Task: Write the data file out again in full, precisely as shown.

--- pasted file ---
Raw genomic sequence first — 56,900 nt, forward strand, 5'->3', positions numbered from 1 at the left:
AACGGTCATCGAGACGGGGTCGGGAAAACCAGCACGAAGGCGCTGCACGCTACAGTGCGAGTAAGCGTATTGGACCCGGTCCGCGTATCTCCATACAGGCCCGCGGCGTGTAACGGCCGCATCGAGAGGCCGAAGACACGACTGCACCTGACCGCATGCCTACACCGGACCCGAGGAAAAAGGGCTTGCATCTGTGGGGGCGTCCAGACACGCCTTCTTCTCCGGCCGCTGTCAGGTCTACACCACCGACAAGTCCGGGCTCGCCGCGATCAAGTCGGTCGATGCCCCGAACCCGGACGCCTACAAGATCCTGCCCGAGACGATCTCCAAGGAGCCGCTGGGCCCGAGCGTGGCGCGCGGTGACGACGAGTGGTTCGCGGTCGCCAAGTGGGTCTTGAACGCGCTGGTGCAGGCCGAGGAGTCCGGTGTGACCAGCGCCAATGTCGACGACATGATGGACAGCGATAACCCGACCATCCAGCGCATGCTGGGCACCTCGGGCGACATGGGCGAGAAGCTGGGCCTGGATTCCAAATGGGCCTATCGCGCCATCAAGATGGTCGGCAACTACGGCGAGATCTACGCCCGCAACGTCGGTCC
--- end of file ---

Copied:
Raw genomic sequence first — 56,900 nt, forward strand, 5'->3', positions numbered from 1 at the left:
AACGGTCATCGAGACGGGGTCGGGAAAACCAGCACGAAGGCGCTGCACGCTACAGTGCGAGTAAGCGTATTGGACCCGGTCCGCGTATCTCCATACAGGCCCGCGGCGTGTAACGGCCGCATCGAGAGGCCGAAGACACGACTGCACCTGACCGCATGCCTACACCGGACCCGAGGAAAAAGGGCTTGCATCTGTGGGGGCGTCCAGACACGCCTTCTTCTCCGGCCGCTGTCAGGTCTACACCACCGACAAGTCCGGGCTCGCCGCGATCAAGTCGGTCGATGCCCCGAACCCGGACGCCTACAAGATCCTGCCCGAGACGATCTCCAAGGAGCCGCTGGGCCCGAGCGTGGCGCGCGGTGACGACGAGTGGTTCGCGGTCGCCAAGTGGGTCTTGAACGCGCTGGTGCAGGCCGAGGAGTCCGGTGTGACCAGCGCCAATGTCGACGACATGATGGACAGCGATAACCCGACCATCCAGCGCATGCTGGGCACCTCGGGCGACATGGGCGAGAAGCTGGGCCTGGATTCCAAATGGGCCTATCGCGCCATCAAGATGGTCGGCAACTACGGCGAGATCTACGCCCGCAACGTCGGTCC